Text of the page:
PHELPS EYES TURNBULL’S SEAT
SHE’S changed laws on gay marriage, medical indemnity and adoption all from outside Canberra.
Now, high-profile doctor Kerryn Phelps wants a seat at the political table and will today announce she’s running as an independent in the old seat of Malcolm Turnbull, pictured.
The 60-year-old former Australian Medical Association president told The Sunday Times she wanted to become the MP for Wentworth to “represent the sensible centre”.
She would not, she said, block supply, and said the possibility of forming a partnership with the Government if it lost its majority was “a long bow to draw”.
Beside her as she announced her bid for the October 20 by-election was her wife Jackie StrickerPhelps, who she wed in New York in 1998, and their daughter Gabi, who the couple fostered and later adopted.
The couple were allowed to adopt after Professor Phelps’ tireless lobbying for a law change.
It was an experience that provided an insight into the mechanics of influence and a desire to be closer to the big game.
While Liberal candidate Dave Sharma is supported by former PM John Howard, Professor Phelps does not concede she would have less influence as an independent MP.
“As in independent person, over a period of weeks I was able to achieve a full Senate inquiry into the My Health record,” she said. “If a single voice can achieve a complete review of a piece of legislation, then an independent voice within Parliament can achieve a great deal more, in some respects, than people who are tied into a party position.”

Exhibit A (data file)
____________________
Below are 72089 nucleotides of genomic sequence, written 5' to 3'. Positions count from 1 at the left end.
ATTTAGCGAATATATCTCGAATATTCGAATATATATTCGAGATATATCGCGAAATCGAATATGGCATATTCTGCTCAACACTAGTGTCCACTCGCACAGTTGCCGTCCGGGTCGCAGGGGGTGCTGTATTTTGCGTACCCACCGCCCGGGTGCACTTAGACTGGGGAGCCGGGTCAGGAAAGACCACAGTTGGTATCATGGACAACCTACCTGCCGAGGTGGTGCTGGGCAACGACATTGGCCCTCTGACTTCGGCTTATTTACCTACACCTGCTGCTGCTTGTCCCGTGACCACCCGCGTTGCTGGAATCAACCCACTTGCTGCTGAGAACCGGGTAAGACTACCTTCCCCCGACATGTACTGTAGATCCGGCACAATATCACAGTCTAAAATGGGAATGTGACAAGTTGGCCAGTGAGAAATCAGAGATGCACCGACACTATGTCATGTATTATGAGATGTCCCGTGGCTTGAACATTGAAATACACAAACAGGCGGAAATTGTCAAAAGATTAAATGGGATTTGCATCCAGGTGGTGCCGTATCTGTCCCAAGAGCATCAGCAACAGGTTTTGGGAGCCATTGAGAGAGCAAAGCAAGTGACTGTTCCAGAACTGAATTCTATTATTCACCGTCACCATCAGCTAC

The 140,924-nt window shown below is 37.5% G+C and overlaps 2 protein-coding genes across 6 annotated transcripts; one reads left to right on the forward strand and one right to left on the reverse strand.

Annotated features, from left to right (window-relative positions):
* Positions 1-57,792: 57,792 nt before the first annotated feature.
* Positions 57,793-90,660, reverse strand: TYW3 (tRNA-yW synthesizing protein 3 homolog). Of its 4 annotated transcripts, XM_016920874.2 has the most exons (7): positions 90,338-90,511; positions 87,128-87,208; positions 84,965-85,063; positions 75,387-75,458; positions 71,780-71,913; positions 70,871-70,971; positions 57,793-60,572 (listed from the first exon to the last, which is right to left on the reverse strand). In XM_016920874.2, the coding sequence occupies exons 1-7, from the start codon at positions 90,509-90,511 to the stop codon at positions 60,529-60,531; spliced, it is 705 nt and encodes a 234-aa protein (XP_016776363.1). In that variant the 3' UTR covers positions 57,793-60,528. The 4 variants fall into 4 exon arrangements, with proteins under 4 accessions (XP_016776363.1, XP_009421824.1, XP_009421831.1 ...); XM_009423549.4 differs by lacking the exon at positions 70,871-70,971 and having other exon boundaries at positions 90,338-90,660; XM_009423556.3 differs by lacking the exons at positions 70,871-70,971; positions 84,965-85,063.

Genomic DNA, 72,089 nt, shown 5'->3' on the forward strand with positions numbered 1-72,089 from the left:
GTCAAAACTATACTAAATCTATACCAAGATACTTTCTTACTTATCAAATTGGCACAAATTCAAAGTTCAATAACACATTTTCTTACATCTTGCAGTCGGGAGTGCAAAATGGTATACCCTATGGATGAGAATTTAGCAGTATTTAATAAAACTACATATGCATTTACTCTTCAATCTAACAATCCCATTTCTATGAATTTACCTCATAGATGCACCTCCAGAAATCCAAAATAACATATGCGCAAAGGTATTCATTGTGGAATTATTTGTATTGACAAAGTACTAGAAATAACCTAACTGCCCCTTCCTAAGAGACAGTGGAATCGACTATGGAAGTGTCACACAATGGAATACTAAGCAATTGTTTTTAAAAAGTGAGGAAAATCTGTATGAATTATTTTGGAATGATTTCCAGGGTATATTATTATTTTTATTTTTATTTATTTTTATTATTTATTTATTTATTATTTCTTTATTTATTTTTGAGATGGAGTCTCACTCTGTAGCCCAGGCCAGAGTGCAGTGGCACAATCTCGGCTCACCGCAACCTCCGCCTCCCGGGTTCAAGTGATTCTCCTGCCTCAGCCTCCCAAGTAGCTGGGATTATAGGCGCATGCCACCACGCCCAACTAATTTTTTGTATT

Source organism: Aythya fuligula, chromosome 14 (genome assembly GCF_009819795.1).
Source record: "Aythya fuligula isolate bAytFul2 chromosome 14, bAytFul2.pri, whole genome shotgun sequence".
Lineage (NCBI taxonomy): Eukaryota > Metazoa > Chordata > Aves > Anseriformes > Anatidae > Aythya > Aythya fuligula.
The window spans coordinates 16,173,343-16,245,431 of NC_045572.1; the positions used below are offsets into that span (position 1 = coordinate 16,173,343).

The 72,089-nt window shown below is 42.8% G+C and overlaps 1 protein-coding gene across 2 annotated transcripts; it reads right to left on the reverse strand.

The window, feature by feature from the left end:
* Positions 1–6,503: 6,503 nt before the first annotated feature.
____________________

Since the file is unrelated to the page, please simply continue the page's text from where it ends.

As AMA president, Professor Phelps said she had to be “fearless and bipartisan” when negotiating policy, such as medical indemnity, with then prime minister John Howard and the Labor State and Territory governments.
Asked if she would consider forming a coalition or partnership with the Federal Government, such as independent Winston Peters had done in New Zealand, if Peter Dutton was referred to the High Court and Mr Morrison lost his one-seat majority, Professor Phelps said it was “a long bow to draw”. “You don’t stand as an independent expecting to get involved in power plays,” she said.
“It’s for authentic representation of my community and the country. It’s the only reason I’m doing this. And to be a modifying influence on the extreme right-wing agenda.”
The City of Sydney councillor also said she wouldn’t block supply because, “I am not here to bring down a government”.
“I am here to bring some stability and common sense to a very volatile situation and to bring a voice of reason to the Australian Parliament,” she said.
She said her “sensible centre” concerns were “things like the future the health system, climate policy, education, a strong economy, aged care, and how we are treating asylum seekers”.
Doctor in the house: Kerryn Phelps, centre, with partner Jackie Stricker-Phelps and daughter Gabrielle.